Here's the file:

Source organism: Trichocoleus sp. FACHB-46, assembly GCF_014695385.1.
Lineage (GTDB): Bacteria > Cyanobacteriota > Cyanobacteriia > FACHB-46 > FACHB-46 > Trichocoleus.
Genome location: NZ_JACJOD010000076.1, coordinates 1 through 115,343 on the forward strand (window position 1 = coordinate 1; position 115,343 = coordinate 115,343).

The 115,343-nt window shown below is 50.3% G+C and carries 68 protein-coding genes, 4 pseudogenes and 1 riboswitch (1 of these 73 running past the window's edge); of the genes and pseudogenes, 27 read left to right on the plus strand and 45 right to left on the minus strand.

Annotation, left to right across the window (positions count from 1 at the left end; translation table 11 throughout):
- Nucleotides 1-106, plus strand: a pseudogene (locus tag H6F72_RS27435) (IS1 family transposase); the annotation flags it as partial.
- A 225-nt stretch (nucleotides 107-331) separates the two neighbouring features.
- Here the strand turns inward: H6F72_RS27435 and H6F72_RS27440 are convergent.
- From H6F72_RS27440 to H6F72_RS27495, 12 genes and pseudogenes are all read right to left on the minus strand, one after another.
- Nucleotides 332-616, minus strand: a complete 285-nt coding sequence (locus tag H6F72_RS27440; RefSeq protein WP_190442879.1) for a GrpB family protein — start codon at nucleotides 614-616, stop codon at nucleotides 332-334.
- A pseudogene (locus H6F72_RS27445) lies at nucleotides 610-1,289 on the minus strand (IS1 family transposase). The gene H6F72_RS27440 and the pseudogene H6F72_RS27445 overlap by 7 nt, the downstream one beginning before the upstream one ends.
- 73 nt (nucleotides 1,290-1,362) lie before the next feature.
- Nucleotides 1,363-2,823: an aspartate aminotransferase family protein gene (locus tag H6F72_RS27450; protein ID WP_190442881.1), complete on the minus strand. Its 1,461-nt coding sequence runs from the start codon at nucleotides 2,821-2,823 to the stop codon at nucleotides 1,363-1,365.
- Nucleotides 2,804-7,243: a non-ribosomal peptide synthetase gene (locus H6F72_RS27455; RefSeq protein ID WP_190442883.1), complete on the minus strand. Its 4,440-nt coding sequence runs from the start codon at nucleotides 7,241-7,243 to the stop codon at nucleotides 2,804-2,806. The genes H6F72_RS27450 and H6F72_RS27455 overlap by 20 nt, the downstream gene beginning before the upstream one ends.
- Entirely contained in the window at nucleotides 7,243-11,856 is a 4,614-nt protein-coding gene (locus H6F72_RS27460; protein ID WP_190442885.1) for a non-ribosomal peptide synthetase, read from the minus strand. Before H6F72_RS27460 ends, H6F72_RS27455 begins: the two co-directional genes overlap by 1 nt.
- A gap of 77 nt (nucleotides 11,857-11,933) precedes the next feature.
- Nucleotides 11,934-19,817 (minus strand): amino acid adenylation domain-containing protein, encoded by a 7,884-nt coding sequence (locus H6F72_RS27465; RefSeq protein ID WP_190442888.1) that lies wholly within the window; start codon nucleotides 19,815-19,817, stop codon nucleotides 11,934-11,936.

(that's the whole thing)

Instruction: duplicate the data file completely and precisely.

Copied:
Source organism: Trichocoleus sp. FACHB-46, assembly GCF_014695385.1.
Lineage (GTDB): Bacteria > Cyanobacteriota > Cyanobacteriia > FACHB-46 > FACHB-46 > Trichocoleus.
Genome location: NZ_JACJOD010000076.1, coordinates 1 through 115,343 on the forward strand (window position 1 = coordinate 1; position 115,343 = coordinate 115,343).

The 115,343-nt window shown below is 50.3% G+C and carries 68 protein-coding genes, 4 pseudogenes and 1 riboswitch (1 of these 73 running past the window's edge); of the genes and pseudogenes, 27 read left to right on the plus strand and 45 right to left on the minus strand.

Annotation, left to right across the window (positions count from 1 at the left end; translation table 11 throughout):
- Nucleotides 1-106, plus strand: a pseudogene (locus tag H6F72_RS27435) (IS1 family transposase); the annotation flags it as partial.
- A 225-nt stretch (nucleotides 107-331) separates the two neighbouring features.
- Here the strand turns inward: H6F72_RS27435 and H6F72_RS27440 are convergent.
- From H6F72_RS27440 to H6F72_RS27495, 12 genes and pseudogenes are all read right to left on the minus strand, one after another.
- Nucleotides 332-616, minus strand: a complete 285-nt coding sequence (locus tag H6F72_RS27440; RefSeq protein WP_190442879.1) for a GrpB family protein — start codon at nucleotides 614-616, stop codon at nucleotides 332-334.
- A pseudogene (locus H6F72_RS27445) lies at nucleotides 610-1,289 on the minus strand (IS1 family transposase). The gene H6F72_RS27440 and the pseudogene H6F72_RS27445 overlap by 7 nt, the downstream one beginning before the upstream one ends.
- 73 nt (nucleotides 1,290-1,362) lie before the next feature.
- Nucleotides 1,363-2,823: an aspartate aminotransferase family protein gene (locus tag H6F72_RS27450; protein ID WP_190442881.1), complete on the minus strand. Its 1,461-nt coding sequence runs from the start codon at nucleotides 2,821-2,823 to the stop codon at nucleotides 1,363-1,365.
- Nucleotides 2,804-7,243: a non-ribosomal peptide synthetase gene (locus H6F72_RS27455; RefSeq protein ID WP_190442883.1), complete on the minus strand. Its 4,440-nt coding sequence runs from the start codon at nucleotides 7,241-7,243 to the stop codon at nucleotides 2,804-2,806. The genes H6F72_RS27450 and H6F72_RS27455 overlap by 20 nt, the downstream gene beginning before the upstream one ends.
- Entirely contained in the window at nucleotides 7,243-11,856 is a 4,614-nt protein-coding gene (locus H6F72_RS27460; protein ID WP_190442885.1) for a non-ribosomal peptide synthetase, read from the minus strand. Before H6F72_RS27460 ends, H6F72_RS27455 begins: the two co-directional genes overlap by 1 nt.
- A gap of 77 nt (nucleotides 11,857-11,933) precedes the next feature.
- Nucleotides 11,934-19,817 (minus strand): amino acid adenylation domain-containing protein, encoded by a 7,884-nt coding sequence (locus H6F72_RS27465; RefSeq protein ID WP_190442888.1) that lies wholly within the window; start codon nucleotides 19,815-19,817, stop codon nucleotides 11,934-11,936.